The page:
ACSM Nominee Gary Thompson Appointed to National Geospatial Advisory Committee

Gaithersburg, MD – Gary Thompson, Section Chief of the North Carolina Geodetic Survey, and a member of two ACSM Member Organizations, AAGS and NSPS, was among the 15 individuals appointed by Secretary of the Interior Ken Salazar to serve as members of the National Geospatial Advisory Committee (NGAC). The Committee provides recommendations on federal geospatial policy and management issues and advice on development of the National Spatial Data Infrastructure (NSDI) which promotes sharing of geospatial data throughout all levels of government, the private and non-profit sectors, and the academic community.

The new appointees to three-year terms on the NGAC are:
* Mr. Dick Clark, State of Montana
* Mr. Jack Dangermond, ESRI
Ms. Joanne Irene Gabrynowicz, University of Mississippi
* Dr. Jerry Johnston, U.S. Environmental Protection Agency
Ms. Laurie Kurilla, Ventura County, CA
Dr. E. Donald McKay, State of Illinois
* Ms. Anne Hale Miglarese, Booz Allen Hamilton
Dr. Timothy Nyerges, University of Washington
* Mr. Matt O’Connell, GeoEye
Mr. Pat Olson, Aero-Metric, Inc.
Mr. Mark Reichardt, Open Geospatial Consortium
Mr. Anthony Spicci, State of Missouri
Mr. Gary Thompson, State of North Carolina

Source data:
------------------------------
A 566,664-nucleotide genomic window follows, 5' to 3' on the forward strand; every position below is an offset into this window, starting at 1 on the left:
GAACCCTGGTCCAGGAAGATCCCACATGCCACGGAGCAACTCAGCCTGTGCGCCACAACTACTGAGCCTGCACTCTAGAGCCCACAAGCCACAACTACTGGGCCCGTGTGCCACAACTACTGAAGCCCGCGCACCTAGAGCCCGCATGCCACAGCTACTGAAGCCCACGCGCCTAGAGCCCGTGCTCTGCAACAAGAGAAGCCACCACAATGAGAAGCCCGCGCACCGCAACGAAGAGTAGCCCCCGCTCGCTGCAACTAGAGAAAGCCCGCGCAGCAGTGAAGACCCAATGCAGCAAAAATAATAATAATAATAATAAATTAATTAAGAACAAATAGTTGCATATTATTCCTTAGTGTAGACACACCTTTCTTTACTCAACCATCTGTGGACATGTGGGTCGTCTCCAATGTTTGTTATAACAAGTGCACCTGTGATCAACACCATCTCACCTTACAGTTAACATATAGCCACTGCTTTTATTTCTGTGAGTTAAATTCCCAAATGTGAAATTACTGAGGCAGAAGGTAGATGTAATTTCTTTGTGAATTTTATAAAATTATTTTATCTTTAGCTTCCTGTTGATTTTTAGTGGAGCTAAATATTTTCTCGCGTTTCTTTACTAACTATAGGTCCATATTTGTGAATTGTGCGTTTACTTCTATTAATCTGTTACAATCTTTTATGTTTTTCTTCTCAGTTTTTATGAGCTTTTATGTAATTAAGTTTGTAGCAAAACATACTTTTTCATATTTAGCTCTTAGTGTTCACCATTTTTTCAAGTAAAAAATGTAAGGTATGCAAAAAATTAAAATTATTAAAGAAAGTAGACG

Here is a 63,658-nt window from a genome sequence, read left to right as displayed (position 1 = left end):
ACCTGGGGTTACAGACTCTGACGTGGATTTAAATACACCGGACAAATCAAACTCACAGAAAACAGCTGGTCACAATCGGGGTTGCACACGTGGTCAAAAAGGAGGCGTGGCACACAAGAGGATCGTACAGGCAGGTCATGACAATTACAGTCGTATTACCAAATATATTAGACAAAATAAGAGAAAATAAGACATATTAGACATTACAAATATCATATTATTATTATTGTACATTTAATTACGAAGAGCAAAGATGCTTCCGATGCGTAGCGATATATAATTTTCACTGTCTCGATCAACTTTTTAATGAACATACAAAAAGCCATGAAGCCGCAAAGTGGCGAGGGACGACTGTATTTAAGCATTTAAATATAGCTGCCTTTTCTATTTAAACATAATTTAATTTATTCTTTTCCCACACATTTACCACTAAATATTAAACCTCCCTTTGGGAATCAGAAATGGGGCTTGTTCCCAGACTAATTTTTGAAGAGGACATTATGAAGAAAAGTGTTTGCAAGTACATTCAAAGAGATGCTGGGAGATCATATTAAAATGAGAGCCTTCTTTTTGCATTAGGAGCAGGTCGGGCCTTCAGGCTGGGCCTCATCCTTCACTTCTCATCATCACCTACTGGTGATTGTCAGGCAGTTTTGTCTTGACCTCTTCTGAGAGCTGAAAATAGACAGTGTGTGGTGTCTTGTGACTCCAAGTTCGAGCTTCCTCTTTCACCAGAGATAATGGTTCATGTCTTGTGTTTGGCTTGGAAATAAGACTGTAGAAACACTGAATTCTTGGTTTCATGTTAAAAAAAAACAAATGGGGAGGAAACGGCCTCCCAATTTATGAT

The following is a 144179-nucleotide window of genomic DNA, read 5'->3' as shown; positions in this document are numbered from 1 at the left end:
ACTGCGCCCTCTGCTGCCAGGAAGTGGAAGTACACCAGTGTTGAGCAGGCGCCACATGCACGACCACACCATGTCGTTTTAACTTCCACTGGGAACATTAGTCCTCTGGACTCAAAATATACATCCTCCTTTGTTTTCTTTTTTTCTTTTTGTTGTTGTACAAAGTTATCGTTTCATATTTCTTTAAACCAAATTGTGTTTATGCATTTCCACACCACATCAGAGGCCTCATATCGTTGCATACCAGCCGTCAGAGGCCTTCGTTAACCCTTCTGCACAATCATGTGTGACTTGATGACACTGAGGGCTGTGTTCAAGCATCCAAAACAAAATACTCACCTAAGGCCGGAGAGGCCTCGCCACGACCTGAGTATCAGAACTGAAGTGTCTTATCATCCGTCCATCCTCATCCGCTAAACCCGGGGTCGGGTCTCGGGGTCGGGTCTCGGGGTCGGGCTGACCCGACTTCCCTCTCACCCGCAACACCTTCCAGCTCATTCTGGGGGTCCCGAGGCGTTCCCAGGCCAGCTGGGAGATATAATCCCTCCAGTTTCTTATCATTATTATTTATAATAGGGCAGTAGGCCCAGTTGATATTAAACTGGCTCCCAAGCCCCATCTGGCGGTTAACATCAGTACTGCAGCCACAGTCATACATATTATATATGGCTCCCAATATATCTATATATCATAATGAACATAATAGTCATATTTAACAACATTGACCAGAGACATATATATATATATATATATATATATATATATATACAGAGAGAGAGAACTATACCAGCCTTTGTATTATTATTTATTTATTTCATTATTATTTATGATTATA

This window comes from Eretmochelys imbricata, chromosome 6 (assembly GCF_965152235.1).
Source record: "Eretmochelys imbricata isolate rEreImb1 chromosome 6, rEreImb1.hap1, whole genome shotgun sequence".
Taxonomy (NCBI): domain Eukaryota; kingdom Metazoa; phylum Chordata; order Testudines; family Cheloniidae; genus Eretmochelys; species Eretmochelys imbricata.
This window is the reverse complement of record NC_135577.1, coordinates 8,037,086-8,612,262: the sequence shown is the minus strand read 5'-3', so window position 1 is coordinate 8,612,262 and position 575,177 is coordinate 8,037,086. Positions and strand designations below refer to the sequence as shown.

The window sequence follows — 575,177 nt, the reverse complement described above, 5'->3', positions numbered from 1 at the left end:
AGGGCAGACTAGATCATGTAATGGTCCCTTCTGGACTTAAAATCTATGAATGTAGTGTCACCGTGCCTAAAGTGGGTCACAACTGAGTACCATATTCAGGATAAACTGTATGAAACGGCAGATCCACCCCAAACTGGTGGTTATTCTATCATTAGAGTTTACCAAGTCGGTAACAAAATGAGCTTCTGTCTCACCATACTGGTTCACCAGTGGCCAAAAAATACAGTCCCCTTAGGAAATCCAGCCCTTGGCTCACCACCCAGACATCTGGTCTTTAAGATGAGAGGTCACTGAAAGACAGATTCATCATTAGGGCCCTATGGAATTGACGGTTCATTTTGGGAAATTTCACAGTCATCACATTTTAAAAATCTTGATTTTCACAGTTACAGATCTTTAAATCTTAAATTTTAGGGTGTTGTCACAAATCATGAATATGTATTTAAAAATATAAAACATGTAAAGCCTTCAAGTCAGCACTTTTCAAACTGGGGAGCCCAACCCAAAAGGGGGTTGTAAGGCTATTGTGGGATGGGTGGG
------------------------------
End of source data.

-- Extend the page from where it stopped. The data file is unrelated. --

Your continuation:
Mr. Gene Trobia, State of Arizona
Mr. David Wyatt, Eastern Band of Cherokee Indians

* Re-appointed to a second term on the NGAC.

Gary Thompson is an outstanding geodesist and a licensed professional surveyor, with extensive knowledge in land management and the various uses of Lidar technology. Together with the other members of NGAC, Thompson is uniquely qualified to represent the varied interests associated with geospatial programs and technology, and convey views representative of partners in the geospatial community.

The members of NGAC report to the chair of the Federal Geographic Data Committee (FGDC), the federal interagency executive group responsible for providing leadership and direction in federal geospatial programs. The FGDC is chaired by the Secretary of the Interior or the Secretary’s designee.

The NGAC meets three to four times per year. The public is invited to comment and make suggestions at all committee meetings, which will be announced by publication in the Federal Register at least 15 days before the meeting date. The U.S. Geological Survey, a bureau of the Department of the Interior, provides support services for the NGAC. The NGAC functions solely as an advisory body.

The NGAC was created under the Federal Advisory Committee Act, which was enacted by Congress in 1972 to ensure that advice rendered to the executive branch by advisory committees, task forces, boards, and commissions formed by Congress and the President, be both objective and accessible to the public. The Act formalized a process for establishing, operating, overseeing, and terminating these advisory bodies.

Additional information about the NGAC, including a complete list of the 28 committee members, is available at